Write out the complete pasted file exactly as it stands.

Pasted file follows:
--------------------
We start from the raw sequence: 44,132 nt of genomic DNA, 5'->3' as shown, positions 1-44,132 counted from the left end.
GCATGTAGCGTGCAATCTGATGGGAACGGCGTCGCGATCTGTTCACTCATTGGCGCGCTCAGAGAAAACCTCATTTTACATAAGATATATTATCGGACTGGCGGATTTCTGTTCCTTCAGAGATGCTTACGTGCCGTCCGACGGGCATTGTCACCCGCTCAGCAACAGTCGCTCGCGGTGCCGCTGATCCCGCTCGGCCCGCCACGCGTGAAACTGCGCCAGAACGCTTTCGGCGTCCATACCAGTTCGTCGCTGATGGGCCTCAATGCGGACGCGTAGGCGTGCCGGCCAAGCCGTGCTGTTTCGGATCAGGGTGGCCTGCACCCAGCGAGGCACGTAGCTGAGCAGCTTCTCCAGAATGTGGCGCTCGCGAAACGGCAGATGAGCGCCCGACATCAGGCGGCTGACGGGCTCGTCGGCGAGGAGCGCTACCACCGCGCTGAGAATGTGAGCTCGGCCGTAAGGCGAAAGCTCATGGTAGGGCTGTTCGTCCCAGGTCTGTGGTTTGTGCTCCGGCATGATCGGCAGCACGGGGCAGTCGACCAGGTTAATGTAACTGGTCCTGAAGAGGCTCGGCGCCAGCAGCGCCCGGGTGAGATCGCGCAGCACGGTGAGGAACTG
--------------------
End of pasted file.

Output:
We start from the raw sequence: 44,132 nt of genomic DNA, 5'->3' as shown, positions 1-44,132 counted from the left end.
GCATGTAGCGTGCAATCTGATGGGAACGGCGTCGCGATCTGTTCACTCATTGGCGCGCTCAGAGAAAACCTCATTTTACATAAGATATATTATCGGACTGGCGGATTTCTGTTCCTTCAGAGATGCTTACGTGCCGTCCGACGGGCATTGTCACCCGCTCAGCAACAGTCGCTCGCGGTGCCGCTGATCCCGCTCGGCCCGCCACGCGTGAAACTGCGCCAGAACGCTTTCGGCGTCCATACCAGTTCGTCGCTGATGGGCCTCAATGCGGACGCGTAGGCGTGCCGGCCAAGCCGTGCTGTTTCGGATCAGGGTGGCCTGCACCCAGCGAGGCACGTAGCTGAGCAGCTTCTCCAGAATGTGGCGCTCGCGAAACGGCAGATGAGCGCCCGACATCAGGCGGCTGACGGGCTCGTCGGCGAGGAGCGCTACCACCGCGCTGAGAATGTGAGCTCGGCCGTAAGGCGAAAGCTCATGGTAGGGCTGTTCGTCCCAGGTCTGTGGTTTGTGCTCCGGCATGATCGGCAGCACGGGGCAGTCGACCAGGTTAATGTAACTGGTCCTGAAGAGGCTCGGCGCCAGCAGCGCCCGGGTGAGATCGCGCAGCACGGTGAGGAACTG